Burkina Faso this week launched a drive to recruit 50,000 civilian defense volunteers to help the army fight jihadists, the authorities said.
The country, one of the world’s poorest, has been battling a deadly jihadist insurgency since 2015.
Burkina Faso has been rocked by two coups since the start of the year, with each new leader accusing the previous of having failed to quell the violence.
Captain Ibrahim Traore was the latest to seize power late last month, naming a new transition government on Tuesday evening.
Just before being designated minister of territorial administration, Colonel Boukare Zoungrana announced more civilians would be enlisted to push back the armed groups.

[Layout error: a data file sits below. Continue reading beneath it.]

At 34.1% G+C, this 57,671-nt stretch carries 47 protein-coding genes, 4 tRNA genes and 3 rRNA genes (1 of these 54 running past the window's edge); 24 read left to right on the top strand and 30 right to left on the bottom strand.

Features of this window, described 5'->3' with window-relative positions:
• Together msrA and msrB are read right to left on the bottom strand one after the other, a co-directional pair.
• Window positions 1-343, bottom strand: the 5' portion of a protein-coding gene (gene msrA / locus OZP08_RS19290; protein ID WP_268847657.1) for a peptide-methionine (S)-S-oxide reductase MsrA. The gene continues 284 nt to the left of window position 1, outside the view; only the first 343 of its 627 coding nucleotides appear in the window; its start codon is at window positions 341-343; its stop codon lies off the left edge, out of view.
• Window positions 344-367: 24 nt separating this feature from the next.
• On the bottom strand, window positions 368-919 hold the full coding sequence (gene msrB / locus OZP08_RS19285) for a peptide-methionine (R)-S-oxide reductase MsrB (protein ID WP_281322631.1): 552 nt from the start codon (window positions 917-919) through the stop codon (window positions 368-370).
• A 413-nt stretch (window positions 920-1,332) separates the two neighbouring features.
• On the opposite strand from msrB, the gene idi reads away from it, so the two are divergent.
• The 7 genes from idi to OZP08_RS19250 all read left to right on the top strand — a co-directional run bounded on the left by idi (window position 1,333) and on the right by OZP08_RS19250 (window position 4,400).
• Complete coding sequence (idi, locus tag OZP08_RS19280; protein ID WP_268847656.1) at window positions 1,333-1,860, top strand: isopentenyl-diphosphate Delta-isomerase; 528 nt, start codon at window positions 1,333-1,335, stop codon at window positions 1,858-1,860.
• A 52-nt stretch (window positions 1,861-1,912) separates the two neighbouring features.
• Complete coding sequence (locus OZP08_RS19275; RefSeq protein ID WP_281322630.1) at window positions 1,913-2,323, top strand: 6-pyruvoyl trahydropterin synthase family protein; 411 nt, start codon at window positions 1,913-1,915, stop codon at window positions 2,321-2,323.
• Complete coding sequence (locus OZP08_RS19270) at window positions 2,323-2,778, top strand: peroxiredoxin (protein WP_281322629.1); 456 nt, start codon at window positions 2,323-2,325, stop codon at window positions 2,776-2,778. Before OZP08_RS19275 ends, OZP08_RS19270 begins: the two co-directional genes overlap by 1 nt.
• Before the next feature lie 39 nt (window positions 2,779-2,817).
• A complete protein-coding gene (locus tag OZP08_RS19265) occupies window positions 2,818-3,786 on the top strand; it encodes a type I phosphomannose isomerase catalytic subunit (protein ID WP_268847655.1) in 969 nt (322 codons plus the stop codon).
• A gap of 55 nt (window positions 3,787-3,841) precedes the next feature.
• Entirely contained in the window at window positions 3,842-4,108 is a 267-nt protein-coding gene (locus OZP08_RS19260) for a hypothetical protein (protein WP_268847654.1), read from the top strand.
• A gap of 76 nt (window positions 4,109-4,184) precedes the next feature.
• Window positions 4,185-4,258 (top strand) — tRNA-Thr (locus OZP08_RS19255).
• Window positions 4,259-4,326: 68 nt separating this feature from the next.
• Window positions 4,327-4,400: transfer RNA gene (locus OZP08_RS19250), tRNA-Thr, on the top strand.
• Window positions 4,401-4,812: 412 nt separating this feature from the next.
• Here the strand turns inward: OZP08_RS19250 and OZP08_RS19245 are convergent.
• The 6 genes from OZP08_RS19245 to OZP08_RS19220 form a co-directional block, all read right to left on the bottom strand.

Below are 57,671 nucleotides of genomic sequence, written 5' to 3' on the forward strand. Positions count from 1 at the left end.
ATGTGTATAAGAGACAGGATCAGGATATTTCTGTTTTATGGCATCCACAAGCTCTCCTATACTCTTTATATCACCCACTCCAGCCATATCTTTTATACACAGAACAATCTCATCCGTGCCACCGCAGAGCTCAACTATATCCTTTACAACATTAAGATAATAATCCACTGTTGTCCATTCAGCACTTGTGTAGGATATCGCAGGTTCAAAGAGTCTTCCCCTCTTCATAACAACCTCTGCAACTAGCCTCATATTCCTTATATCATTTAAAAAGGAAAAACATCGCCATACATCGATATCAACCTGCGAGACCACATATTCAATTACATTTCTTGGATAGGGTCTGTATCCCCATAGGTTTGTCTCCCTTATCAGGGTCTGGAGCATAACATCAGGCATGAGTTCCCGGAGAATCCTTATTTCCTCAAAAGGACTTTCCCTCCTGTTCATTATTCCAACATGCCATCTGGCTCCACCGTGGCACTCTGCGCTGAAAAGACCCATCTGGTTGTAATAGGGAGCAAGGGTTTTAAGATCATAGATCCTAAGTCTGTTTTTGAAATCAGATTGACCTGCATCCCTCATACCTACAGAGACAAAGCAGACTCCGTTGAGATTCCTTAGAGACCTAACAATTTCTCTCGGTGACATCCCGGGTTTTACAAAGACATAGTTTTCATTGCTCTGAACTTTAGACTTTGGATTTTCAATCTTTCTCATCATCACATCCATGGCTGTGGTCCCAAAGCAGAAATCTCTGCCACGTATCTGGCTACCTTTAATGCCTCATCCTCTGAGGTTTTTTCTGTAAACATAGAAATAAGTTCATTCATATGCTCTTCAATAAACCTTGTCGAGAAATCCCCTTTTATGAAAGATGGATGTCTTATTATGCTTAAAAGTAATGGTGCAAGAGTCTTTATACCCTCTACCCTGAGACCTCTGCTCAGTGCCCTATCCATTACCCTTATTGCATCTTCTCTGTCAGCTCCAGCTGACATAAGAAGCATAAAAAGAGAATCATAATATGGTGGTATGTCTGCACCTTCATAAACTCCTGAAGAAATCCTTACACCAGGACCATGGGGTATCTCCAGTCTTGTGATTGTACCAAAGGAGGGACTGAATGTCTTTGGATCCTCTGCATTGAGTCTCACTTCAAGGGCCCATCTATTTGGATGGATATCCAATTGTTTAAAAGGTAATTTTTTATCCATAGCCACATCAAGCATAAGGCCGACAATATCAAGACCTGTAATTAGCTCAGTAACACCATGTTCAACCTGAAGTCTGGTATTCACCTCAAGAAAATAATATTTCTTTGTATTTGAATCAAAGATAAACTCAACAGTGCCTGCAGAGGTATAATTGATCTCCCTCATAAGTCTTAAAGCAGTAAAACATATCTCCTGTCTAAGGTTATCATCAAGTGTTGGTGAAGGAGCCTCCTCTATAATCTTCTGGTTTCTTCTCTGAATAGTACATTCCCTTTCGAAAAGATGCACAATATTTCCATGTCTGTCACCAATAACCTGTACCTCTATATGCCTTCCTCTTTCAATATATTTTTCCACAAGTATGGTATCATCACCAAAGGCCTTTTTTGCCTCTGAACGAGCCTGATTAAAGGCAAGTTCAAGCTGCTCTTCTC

“Recruitment has been launched for 35,000 volunteers for the defence of the nation” from different districts, he said.
Their mission “will be to protect the population and belongings of their districts alongside the security forces,” he added.
The authorities on Monday had already announced it would build a force of 15,000 other volunteers “who could be deployed across the whole of the national territory.”
The so-called “volunteers for the defence of the nation” have legally existed since 2020.
Recruits usually receive training for a fortnight before being handed weapons and means of communication.
Many have been killed in jihadist attacks, especially in the north and east of the country.
Beyond the civilian volunteers, the military is also looking to hire 3,000 more soldiers to boost its ranks.
Jihadists control around 40 percent of Burkino Faso’s territory.
In the latest assault on Monday, at least 10 Burkina Faso soldiers were killed in the northern city of Djibo.